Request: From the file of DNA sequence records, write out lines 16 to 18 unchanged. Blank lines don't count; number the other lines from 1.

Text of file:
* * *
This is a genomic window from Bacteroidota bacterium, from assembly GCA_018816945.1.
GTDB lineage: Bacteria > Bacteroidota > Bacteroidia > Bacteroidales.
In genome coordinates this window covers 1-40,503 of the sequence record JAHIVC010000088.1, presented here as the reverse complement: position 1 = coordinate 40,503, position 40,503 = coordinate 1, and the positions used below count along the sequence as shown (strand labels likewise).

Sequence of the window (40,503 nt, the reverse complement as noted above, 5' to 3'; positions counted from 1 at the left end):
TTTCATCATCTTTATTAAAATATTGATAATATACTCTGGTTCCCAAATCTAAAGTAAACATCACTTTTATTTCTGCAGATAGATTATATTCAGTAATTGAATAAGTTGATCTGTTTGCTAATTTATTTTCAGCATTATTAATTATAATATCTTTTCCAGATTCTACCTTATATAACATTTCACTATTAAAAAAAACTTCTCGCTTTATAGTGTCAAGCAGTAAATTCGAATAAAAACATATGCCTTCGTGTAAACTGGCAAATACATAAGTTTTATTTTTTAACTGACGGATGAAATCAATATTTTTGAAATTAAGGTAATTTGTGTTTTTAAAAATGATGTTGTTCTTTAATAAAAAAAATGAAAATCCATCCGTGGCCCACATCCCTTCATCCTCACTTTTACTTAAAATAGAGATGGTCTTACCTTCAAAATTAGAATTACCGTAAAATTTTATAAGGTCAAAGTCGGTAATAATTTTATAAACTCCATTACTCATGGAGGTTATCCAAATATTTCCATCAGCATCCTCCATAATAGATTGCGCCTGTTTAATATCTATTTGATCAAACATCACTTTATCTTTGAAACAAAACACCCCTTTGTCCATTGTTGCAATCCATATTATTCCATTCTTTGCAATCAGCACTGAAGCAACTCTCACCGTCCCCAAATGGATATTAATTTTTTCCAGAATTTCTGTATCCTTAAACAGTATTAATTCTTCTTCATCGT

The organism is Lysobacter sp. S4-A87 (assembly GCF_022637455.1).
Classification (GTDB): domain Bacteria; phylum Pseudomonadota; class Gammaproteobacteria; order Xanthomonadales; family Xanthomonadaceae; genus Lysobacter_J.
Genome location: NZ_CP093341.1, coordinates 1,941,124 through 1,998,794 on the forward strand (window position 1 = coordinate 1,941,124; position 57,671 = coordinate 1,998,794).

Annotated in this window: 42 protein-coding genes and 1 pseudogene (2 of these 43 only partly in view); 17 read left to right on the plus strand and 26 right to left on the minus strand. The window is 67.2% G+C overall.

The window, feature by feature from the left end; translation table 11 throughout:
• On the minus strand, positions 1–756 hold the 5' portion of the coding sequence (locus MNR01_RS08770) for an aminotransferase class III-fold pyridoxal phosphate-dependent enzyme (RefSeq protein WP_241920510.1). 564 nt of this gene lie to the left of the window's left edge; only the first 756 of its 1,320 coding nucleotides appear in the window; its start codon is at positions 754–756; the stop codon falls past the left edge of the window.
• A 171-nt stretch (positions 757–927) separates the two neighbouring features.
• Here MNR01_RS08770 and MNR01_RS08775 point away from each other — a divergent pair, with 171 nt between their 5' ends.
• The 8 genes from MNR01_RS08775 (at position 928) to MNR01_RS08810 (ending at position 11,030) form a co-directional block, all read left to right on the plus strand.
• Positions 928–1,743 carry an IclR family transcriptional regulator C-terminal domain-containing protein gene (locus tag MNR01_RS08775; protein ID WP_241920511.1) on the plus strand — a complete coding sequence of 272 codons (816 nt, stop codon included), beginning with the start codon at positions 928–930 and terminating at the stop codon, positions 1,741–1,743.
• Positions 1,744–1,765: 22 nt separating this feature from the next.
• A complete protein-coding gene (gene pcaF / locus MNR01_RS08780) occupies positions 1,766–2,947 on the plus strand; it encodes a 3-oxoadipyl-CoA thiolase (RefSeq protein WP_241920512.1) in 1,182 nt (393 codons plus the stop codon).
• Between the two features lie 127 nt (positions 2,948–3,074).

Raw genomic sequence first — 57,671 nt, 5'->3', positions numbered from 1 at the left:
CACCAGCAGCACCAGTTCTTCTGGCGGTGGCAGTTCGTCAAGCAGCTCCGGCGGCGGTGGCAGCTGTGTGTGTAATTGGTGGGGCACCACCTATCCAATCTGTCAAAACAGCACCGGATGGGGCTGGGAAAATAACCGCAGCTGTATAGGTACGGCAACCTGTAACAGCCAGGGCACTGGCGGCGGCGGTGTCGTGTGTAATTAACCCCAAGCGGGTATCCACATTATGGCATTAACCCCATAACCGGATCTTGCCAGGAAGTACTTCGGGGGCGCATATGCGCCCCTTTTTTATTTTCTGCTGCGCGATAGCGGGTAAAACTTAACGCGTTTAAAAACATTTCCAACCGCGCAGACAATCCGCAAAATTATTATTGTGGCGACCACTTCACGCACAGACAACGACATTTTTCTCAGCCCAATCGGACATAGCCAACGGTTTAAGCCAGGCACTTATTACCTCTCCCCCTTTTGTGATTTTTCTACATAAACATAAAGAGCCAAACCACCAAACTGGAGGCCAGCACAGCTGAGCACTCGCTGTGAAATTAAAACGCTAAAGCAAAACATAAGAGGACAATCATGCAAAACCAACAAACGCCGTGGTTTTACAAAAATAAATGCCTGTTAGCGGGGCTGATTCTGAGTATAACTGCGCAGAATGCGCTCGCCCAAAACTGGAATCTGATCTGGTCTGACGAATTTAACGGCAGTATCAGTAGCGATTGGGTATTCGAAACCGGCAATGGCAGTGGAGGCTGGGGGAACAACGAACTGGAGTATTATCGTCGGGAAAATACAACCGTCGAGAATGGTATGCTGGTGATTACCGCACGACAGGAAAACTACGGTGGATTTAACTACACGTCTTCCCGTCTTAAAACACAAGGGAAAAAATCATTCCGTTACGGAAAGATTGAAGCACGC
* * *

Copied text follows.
• Positions 1,744–1,765: 22 nt separating this feature from the next.
• A complete protein-coding gene (gene pcaF / locus MNR01_RS08780) occupies positions 1,766–2,947 on the plus strand; it encodes a 3-oxoadipyl-CoA thiolase (RefSeq protein WP_241920512.1) in 1,182 nt (393 codons plus the stop codon).
• Between the two features lie 127 nt (positions 2,948–3,074).